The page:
That seemed to love whate'er they looked upon." We were cousins ; we might have been connected by a nearer tie, but somehow, Jane only considered me as a brother; and I almost think now, that my affection for her was merely fraternal—but I did not ibink so then. At the period to which I am alluding, Jane was almost eighteen. Business had detained me for several months at Edinburgh, and I knew nothing of what was passing in London, except through the medium of the post; and everybody knows how little information an occasional letter affords. My surprise therefore will be conjectured, when, on calling at my Aunt Harwood's, the morning after my return to London, I learned that Jane was just setting off on a continental tour. Her mother informed me that Aunt Mary was going to travel on the Continent, and had kindly requested Jane to accompany her.” I suppose Jane is delighted at the invitation.”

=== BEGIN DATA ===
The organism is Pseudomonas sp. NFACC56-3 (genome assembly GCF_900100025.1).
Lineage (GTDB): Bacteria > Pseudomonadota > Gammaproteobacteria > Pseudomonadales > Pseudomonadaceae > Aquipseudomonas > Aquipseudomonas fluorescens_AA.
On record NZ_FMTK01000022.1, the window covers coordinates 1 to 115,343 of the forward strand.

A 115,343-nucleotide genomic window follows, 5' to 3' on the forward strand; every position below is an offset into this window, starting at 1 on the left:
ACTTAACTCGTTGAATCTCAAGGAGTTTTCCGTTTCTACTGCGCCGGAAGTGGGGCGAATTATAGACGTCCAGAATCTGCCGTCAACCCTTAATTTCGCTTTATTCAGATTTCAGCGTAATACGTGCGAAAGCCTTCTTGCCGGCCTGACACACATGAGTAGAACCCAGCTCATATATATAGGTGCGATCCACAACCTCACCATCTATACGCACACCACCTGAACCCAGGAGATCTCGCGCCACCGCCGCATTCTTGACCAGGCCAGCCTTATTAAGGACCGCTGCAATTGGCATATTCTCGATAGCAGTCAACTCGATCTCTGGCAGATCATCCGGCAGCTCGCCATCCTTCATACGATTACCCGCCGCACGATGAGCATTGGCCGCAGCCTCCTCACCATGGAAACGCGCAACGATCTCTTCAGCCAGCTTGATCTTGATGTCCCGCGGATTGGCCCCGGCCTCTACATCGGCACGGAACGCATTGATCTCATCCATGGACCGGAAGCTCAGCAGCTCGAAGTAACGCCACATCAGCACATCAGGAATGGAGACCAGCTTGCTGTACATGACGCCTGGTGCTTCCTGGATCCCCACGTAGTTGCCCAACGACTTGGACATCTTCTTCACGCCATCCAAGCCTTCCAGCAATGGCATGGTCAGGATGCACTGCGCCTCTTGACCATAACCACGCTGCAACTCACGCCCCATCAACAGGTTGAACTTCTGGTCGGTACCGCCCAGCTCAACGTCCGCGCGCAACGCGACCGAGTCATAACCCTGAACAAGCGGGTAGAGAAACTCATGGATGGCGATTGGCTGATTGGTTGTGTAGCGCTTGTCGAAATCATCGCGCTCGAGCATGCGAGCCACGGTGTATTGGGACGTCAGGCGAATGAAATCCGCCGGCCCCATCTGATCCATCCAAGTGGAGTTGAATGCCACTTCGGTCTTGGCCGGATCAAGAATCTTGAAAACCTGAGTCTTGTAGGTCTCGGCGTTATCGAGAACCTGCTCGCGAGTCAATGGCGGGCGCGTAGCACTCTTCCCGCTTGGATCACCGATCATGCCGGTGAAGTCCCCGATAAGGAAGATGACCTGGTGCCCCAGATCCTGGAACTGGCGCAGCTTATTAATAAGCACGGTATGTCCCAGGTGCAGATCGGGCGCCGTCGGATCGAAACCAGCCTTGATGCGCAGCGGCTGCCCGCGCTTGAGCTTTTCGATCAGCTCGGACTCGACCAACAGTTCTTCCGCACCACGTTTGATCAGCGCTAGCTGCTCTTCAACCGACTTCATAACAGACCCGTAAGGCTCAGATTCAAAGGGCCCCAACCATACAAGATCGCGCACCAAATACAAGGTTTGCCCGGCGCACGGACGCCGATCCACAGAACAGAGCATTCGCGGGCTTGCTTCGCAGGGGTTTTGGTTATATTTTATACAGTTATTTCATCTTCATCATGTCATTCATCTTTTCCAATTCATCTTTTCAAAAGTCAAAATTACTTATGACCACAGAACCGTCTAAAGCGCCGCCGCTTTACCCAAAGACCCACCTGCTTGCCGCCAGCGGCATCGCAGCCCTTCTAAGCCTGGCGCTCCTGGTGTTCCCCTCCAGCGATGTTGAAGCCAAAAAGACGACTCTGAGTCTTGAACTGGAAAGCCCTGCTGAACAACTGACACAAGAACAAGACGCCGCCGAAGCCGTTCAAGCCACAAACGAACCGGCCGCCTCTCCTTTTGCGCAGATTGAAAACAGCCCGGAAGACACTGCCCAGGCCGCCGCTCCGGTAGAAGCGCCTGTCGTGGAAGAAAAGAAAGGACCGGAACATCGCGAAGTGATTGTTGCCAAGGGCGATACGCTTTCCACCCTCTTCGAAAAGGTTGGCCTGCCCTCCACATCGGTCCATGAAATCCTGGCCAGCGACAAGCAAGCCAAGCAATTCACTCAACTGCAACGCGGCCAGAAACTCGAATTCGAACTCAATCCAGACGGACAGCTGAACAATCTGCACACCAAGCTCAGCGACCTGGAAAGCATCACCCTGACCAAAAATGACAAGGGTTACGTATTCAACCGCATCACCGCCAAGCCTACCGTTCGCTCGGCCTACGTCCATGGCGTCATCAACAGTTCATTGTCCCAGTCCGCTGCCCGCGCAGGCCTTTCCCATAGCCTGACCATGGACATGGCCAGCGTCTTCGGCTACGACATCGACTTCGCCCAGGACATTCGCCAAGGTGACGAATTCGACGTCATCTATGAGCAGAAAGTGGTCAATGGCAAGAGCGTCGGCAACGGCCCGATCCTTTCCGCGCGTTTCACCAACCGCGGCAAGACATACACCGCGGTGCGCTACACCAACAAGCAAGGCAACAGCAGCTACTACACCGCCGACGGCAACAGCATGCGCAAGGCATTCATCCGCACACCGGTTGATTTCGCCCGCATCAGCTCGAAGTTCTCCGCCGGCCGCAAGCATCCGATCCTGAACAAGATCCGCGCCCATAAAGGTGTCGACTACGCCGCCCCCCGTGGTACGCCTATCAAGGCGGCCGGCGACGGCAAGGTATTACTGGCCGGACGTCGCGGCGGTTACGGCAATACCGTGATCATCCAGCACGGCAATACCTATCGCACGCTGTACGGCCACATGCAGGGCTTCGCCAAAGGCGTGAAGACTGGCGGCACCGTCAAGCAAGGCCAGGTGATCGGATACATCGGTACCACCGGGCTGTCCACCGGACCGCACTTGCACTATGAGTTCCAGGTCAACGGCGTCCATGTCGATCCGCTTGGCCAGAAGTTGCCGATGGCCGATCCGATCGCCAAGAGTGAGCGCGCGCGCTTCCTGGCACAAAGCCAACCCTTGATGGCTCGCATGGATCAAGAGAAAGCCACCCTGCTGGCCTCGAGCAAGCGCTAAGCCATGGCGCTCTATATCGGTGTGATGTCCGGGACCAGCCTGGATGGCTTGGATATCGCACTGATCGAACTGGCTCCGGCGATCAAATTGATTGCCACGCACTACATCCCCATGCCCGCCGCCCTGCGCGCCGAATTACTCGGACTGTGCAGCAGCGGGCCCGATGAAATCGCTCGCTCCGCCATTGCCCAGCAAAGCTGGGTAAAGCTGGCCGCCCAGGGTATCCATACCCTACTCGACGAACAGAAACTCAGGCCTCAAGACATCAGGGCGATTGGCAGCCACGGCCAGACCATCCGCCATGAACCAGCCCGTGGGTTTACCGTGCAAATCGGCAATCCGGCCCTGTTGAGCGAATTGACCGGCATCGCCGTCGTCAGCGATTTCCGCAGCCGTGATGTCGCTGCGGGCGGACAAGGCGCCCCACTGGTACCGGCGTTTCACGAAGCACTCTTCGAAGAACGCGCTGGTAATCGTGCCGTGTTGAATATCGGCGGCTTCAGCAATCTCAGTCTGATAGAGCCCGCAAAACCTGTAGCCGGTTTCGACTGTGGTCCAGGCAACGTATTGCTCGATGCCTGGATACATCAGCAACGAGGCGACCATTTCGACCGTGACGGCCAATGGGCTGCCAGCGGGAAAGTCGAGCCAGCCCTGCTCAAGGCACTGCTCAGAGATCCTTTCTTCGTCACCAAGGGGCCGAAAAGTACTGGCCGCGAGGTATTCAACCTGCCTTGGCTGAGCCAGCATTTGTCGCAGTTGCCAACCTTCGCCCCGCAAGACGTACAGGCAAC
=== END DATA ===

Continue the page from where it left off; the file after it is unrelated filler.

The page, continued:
Why do,” replied my Aunt, “I can't say she is; she is not at all in the spirits you imagine.”

In a few minutes Aunt Mary's carriage drove to the door, (the only one, hy the way, in the family,) and after a few more minutes had elapsed, occupied by my Aunt Mary's expressions of pleasure at seeing me, and my regrets at our being so soon to separate, poor Jane entered the apart

She indeed did not appear in the spirits I had imagined ; her face was pale, her air dejected, and her eyes bore the evident testimony of much weeping. For an instant, a smile played on her beautiful features, as I sprang to salute her; but it was merely for an instant, and then she looked more like an exile about to take a last farewell of her kindred, than a young and beautiful girl just commencing a tour of pleasure. From the observations I made, I was perfectly convinced that my two aunts were as